- The receiving mail server gets the SPF record for the sender’s domain example.com, then checks whether any IP address listed as a valid sender for the domain matches the address that is being used to send mail.
- Then it’s match! sending IP will listed as an approved sender, status will be SPF pass. If IP address doesn’t match, that status would be SPF fail.
SPF Record Syntax
“v=spf1 ip4:192.0.2.0/24 ip4:198.51.100.123 a -all”
V= determine the version of using SPF. Determine the version of SPF used. These given words provide the mechanism whether the domain is capable of sending email or not.
Determine the version of SPF used. These given words provide the mechanism whether the domain is capable of sending email or not. The IPV4 and ‘A’ mechanisms specify the systems allowed to send messages to the specified domain. The “-all” at the end defines the message to be rejected if the previous system does not match.
The mechanism is used to specify the set of hosts to which the outbound mailer is assigned to the domain, and may be prefixed with one of four qualifiers.
All: This mechanism should be at the very end of the SPF syntax and this mechanism always matches. “-all” is used for the default result, and it is taken for all IPs that do not match the prior system.
IP4: The logic of the mechanism is an IPv4 network range. If sender is included in IPv4 network range, match it.
IP6: If sender is included in IPv6 network range, match it.
A: All “A” records in the domain will be checked. This mechanism matches if the client IP is found between them. AAAA lookup is performed if the network range is IP6.
MX: All “A” record for each and every “MX record” of all the Domains is examine according to MX priority. If Client IP is found, mechanism matches.
The A record must exactly match the client’s IP, as long as the prefix-length is not obtained. At this point each IP address returned by a lookup will be expanded to its corresponding CIDR prefix and the client IP will be sought within that subnet.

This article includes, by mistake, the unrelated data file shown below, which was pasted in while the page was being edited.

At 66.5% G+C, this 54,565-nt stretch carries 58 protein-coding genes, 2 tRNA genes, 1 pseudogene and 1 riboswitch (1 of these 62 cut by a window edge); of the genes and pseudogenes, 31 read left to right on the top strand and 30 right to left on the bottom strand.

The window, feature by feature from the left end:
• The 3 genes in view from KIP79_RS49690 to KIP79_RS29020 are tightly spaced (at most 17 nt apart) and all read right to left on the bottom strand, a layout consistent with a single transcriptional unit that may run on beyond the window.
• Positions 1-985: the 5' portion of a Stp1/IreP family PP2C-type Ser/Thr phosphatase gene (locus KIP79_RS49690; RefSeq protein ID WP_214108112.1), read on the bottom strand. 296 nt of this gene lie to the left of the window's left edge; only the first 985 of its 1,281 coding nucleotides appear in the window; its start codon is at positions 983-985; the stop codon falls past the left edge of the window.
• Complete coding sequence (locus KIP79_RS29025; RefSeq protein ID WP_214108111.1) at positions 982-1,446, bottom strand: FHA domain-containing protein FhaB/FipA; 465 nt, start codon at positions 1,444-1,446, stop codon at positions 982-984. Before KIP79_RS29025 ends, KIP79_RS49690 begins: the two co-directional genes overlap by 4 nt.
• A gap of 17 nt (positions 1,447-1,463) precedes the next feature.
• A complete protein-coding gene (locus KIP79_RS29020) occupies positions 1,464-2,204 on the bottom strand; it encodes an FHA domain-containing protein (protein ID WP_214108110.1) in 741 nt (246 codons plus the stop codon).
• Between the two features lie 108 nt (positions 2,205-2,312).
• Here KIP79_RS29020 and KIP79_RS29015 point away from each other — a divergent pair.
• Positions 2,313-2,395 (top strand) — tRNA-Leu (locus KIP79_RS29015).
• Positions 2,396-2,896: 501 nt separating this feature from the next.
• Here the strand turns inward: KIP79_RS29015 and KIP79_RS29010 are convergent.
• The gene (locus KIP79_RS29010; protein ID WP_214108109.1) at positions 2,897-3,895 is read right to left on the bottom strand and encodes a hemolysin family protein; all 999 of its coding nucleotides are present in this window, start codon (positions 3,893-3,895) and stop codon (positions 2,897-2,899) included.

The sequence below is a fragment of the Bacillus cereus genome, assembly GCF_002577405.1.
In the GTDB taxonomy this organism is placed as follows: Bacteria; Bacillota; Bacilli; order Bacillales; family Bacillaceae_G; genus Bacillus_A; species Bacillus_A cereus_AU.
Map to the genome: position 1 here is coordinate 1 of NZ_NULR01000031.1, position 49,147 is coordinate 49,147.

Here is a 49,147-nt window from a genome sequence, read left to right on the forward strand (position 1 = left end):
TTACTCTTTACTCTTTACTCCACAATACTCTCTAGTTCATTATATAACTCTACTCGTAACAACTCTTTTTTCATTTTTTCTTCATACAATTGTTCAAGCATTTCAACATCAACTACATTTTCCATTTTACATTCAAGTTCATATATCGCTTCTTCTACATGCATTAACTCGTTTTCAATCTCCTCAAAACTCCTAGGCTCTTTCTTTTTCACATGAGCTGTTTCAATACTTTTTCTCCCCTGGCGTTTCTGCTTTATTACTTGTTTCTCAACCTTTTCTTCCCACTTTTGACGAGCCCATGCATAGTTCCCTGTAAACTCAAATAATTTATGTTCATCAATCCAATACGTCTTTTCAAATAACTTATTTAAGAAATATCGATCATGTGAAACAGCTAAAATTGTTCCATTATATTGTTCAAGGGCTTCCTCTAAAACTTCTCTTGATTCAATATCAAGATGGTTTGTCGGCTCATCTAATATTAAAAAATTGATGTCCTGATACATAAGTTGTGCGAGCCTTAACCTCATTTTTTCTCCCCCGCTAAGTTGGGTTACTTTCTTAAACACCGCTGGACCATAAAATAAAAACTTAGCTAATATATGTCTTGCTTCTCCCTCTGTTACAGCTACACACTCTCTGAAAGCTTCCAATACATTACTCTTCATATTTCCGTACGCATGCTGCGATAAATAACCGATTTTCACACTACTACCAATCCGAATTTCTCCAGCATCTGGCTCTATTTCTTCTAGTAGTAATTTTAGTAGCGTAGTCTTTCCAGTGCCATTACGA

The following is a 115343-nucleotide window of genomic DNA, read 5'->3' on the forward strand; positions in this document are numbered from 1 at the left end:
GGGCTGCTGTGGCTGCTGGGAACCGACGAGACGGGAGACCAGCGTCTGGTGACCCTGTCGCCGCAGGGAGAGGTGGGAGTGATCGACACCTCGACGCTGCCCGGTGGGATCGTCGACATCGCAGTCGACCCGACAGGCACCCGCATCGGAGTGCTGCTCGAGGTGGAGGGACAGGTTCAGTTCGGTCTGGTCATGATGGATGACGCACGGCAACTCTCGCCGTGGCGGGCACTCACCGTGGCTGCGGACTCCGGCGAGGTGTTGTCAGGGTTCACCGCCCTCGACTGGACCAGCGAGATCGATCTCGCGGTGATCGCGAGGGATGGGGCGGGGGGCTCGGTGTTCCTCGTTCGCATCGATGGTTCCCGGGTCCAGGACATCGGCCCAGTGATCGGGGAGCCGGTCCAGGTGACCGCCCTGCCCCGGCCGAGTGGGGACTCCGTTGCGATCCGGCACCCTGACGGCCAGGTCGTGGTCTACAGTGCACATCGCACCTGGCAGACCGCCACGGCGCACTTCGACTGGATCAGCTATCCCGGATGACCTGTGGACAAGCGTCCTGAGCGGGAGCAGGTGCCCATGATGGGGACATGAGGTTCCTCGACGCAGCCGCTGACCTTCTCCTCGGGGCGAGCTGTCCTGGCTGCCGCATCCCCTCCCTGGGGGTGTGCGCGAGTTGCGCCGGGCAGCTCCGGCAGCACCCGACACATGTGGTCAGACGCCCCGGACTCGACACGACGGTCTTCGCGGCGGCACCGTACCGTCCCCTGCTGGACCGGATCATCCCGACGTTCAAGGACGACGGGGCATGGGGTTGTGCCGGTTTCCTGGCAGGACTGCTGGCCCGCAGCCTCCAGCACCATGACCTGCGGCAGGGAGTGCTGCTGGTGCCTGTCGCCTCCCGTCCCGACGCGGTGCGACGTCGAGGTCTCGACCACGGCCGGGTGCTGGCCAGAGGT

PTR: If the PTR record of the domain’s address matches the given domain and that domain name matches the client’s address. This mechanism is discouraged and should be avoided.
EXISTS: If the given domain name matches any mail address. It is used less. Along with the SPF macro language it provides more concrete matches such as DNSBL-queries.
INCLUDE: This is in relation to another domain’s policy. If their policy is declared pass then the process is over. If the policy is not passed, processing continues. Redirect is used to fully delegate the policy of another domain.
There are four types of qualifiers, each of which can be combined with a mechanism.
Default qualifier is “+”which means pass, if modifier is not matched, the default result will be “neutral”.
Evaluating an SPF record may return any of the following results:
|Pass||SPF record appointed a host to be permitted to send message.||Accept|
|Fail||The SPF record has appointed host are not permitted to send email.||Reject|
|Softfail||The SPF record has told the host that it is not allowed to send the email but is in transformation state.||Accept but mark|
|Neutral||The SPF record clearly indicates this that the validity is not yet known.||Accept|
|None||The domain has not verified SPF record or is not able to evaluate SPF result.||Accept|
|PermError||A persistent error has occurred (eg badly formatted SPF record)||Unspecified|
|TempError||A temporary error has occurred||Accept or Reject|